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Assembly bill taking effect

The English and math departments are already archiving some of their classes.

By Gabriel Arizon, Co-Editor-in-Chief

Although Assembly Bill 705 is not set to take full effect until fall 2019, Valley College has already begun to cancel classes in preparation.

Passed unanimously by the California Legislature in October 2017, AB 705 is designed to increase the number of students who will complete transfer-level English and math courses within one year. Rather than rely on placement exams, community colleges would be required to use a student’s high school coursework, grades or GPA in determining where the student is placed. The bill’s goal is to ensure students are not placed in a remedial course unless evidence indicates the student will not succeed in a transfer-level course.

The bill went into effect on Jan. 1, 2018, with the changes set rolling out by the fall 2019 semester. Though the 2018-19 school year is not over, some remedial and basic skills courses are being archived. Within Valley’s English department, 15 classes were canceled this semester. Of those 15, half were English 28 courses that will no longer be offered due to the bill.

“I have archived, just while I was chair, English 33, 300 and 21,” said English Department Chair William Wallis, “these are all basic-skills courses, and we’ll be archiving 28 possibly this summer.”

The math department is experiencing a shuffle in classes, as well. According to STEM Counselor Kassidy Miller, there have been some course cancellations though she was unable to give specifics. Miller explained that some prerequisites are being archived while others remain available. However, taking those classes will no longer be required to take Math 215, 238, 245 or 227 -- the transfer-level math courses.

Although the math department will be cutting back on some classes, Miller believes that AB 705 is beneficial for students, getting them through school more quickly.

“The data shows that students who are able to start with transferable-level coursework do just as well as students who took the prerequisite courses,” Miller said. “It will help time as well, especially for a lot of our STEM majors. Math is something that takes them a long time.”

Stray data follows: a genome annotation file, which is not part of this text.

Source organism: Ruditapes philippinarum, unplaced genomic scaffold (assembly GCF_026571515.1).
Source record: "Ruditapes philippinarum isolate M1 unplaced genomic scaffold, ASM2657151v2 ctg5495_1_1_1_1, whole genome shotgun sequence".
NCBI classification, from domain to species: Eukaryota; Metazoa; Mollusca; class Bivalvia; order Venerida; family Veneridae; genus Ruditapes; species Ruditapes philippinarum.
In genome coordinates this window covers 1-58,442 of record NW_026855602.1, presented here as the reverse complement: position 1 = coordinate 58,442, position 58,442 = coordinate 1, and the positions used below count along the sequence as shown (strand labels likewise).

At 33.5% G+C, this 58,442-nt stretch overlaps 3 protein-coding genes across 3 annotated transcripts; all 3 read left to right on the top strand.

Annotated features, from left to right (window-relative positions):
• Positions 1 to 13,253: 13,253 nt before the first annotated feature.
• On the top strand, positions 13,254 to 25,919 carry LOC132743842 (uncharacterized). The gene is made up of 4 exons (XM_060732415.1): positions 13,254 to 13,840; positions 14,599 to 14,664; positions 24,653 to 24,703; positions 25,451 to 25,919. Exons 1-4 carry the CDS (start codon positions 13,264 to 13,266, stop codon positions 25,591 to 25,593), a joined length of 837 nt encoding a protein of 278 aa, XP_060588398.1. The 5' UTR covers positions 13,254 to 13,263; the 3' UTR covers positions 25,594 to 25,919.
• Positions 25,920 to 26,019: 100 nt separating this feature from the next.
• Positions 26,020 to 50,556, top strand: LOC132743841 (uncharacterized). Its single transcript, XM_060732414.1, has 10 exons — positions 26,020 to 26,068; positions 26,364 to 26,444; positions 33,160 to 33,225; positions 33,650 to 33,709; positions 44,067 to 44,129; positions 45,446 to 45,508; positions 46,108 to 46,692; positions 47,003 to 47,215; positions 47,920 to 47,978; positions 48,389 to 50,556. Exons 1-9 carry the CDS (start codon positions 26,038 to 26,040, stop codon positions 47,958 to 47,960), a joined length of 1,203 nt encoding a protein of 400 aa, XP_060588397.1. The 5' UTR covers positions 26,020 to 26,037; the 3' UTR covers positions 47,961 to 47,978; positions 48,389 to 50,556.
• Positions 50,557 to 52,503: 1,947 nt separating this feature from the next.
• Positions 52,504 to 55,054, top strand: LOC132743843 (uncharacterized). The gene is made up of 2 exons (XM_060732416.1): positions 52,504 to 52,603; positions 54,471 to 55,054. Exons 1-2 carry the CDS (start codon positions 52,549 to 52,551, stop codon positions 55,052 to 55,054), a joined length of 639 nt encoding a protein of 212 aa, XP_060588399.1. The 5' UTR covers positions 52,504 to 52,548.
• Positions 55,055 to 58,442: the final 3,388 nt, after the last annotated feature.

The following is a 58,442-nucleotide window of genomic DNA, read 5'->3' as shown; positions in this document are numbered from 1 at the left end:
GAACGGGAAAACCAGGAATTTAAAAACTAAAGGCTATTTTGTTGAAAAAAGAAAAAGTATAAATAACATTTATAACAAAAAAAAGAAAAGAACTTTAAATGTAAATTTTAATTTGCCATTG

According to a research study at Los Angeles Mission College conducted during the 2016-17 school year, 52 percent of students had to retake all of high school math due to being placed at least three levels below the transfer level; only 10 percent of students were placed in a transfer-level course.

Under the default placement rules, students with a high school GPA of at least 3.0 have a 75 percent success rate in statistics/liberal arts math. For STEM math classes, students with a GPA at least 3.4 -- or a 2.6 if they’re enrolled in a high school calculus class as well -- have the same rate of success.

While Wallis is of the same mind as Miller, he also recognizes the added pressure of making sure students who would have been placed in a basic-skills course make it through successfully.

“I think that the big problem for us as teachers … is finding the techniques and ideas to teach a broader range of abilities,” Wallis said. “I and other administrators have to reduce the number of students in a class, so that the hard work teachers do has a better effect.”

While the department chairs see the benefits of AB 705, others see the potential negative outcomes. Saad Mehr, a tutor at the Valley Math Lab, believes that archiving remedial classes will significantly increase the number of students seeking help.

“We have plenty of students who need help with basic math,” Mehr said. “It will increase our workload, and we’re busy enough already.


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